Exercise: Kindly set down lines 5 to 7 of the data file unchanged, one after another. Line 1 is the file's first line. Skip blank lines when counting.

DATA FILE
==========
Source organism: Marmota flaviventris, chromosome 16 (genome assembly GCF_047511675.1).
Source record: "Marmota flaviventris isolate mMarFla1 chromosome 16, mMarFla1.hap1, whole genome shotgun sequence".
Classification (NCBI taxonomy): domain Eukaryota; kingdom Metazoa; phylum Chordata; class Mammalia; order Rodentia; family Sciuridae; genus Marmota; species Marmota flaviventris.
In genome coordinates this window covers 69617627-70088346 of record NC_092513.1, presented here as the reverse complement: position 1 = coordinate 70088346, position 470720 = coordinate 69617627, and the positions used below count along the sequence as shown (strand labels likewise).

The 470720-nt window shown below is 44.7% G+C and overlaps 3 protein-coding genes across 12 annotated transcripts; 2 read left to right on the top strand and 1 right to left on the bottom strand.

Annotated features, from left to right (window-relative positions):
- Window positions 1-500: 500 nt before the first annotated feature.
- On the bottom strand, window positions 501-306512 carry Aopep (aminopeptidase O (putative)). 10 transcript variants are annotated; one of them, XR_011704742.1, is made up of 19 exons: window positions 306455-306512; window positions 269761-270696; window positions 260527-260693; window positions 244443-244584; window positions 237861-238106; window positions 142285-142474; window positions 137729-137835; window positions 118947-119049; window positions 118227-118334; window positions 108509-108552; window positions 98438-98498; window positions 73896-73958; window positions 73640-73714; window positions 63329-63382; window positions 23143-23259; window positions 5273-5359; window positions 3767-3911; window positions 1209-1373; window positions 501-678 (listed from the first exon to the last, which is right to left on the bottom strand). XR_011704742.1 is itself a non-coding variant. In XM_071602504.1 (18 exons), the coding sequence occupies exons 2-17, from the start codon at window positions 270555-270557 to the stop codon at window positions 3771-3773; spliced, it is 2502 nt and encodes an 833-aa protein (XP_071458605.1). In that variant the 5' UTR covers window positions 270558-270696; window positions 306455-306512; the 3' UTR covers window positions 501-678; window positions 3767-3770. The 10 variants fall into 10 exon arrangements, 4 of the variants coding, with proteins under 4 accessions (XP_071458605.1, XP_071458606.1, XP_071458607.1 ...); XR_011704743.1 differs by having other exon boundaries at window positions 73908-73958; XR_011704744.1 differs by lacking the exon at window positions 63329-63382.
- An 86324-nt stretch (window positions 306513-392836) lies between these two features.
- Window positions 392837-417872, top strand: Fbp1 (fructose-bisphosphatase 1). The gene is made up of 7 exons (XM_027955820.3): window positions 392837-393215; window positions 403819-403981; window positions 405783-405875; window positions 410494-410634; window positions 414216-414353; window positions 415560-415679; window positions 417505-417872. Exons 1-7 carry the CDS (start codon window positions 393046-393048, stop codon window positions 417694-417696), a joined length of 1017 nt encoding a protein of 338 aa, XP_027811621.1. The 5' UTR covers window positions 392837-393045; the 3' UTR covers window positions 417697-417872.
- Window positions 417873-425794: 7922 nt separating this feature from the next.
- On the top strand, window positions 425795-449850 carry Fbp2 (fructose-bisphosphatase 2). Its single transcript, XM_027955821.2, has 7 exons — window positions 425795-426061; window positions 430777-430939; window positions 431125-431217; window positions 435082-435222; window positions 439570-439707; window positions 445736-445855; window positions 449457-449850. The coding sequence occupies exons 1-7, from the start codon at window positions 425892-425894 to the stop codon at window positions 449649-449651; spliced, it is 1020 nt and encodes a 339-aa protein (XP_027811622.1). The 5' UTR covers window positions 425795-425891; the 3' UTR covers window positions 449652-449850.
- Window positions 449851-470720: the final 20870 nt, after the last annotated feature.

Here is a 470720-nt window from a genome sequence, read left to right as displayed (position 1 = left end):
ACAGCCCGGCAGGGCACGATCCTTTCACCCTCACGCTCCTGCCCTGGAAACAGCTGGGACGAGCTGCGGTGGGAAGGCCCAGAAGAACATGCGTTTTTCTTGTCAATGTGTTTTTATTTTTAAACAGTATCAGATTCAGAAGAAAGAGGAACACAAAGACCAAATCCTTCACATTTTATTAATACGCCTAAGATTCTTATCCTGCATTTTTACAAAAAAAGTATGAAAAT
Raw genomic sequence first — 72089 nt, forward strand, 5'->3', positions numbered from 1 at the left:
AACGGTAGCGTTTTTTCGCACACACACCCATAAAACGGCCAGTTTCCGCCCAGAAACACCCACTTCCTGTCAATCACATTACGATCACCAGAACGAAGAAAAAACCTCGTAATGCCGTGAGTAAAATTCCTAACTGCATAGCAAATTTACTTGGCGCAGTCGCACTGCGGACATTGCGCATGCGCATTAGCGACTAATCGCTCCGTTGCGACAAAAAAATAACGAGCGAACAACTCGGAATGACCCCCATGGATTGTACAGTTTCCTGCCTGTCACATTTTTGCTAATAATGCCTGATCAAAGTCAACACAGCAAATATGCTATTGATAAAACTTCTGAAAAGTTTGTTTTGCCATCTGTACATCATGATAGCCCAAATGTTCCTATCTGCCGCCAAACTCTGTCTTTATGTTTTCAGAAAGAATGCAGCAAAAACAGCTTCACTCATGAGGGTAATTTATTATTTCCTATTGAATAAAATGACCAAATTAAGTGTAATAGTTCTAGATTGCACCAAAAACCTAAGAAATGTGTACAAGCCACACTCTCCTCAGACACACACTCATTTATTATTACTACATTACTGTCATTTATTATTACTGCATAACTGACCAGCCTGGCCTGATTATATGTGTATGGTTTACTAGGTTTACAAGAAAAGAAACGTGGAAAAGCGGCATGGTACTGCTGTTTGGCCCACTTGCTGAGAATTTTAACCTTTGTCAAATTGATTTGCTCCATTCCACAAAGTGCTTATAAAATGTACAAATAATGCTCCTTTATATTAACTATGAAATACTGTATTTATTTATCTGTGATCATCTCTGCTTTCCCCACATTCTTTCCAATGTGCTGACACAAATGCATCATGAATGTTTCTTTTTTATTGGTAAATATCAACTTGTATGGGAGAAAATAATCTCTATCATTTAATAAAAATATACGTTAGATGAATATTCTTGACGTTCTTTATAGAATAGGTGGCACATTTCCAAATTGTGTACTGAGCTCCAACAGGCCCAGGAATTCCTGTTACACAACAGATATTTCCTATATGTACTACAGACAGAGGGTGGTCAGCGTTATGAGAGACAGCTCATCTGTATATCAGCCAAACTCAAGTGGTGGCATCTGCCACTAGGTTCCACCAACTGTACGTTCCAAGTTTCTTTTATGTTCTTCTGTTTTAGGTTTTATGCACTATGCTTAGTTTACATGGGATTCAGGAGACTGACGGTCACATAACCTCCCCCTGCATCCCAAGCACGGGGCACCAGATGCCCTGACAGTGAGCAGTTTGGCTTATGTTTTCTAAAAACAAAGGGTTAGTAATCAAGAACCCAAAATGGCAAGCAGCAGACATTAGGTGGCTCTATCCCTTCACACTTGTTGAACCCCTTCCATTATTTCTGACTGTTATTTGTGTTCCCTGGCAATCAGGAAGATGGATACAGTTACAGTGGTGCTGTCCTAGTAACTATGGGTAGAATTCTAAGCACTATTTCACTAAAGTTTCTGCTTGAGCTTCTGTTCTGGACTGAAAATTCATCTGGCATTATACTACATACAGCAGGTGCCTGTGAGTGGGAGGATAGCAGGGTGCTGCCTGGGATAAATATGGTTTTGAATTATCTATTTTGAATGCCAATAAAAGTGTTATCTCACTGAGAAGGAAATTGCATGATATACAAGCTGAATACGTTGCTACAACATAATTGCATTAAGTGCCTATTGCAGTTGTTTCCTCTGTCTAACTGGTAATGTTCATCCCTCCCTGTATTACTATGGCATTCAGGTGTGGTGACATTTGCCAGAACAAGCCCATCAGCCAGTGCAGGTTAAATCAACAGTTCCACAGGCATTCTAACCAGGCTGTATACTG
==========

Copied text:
The 470720-nt window shown below is 44.7% G+C and overlaps 3 protein-coding genes across 12 annotated transcripts; 2 read left to right on the top strand and 1 right to left on the bottom strand.

Annotated features, from left to right (window-relative positions):
- Window positions 1-500: 500 nt before the first annotated feature.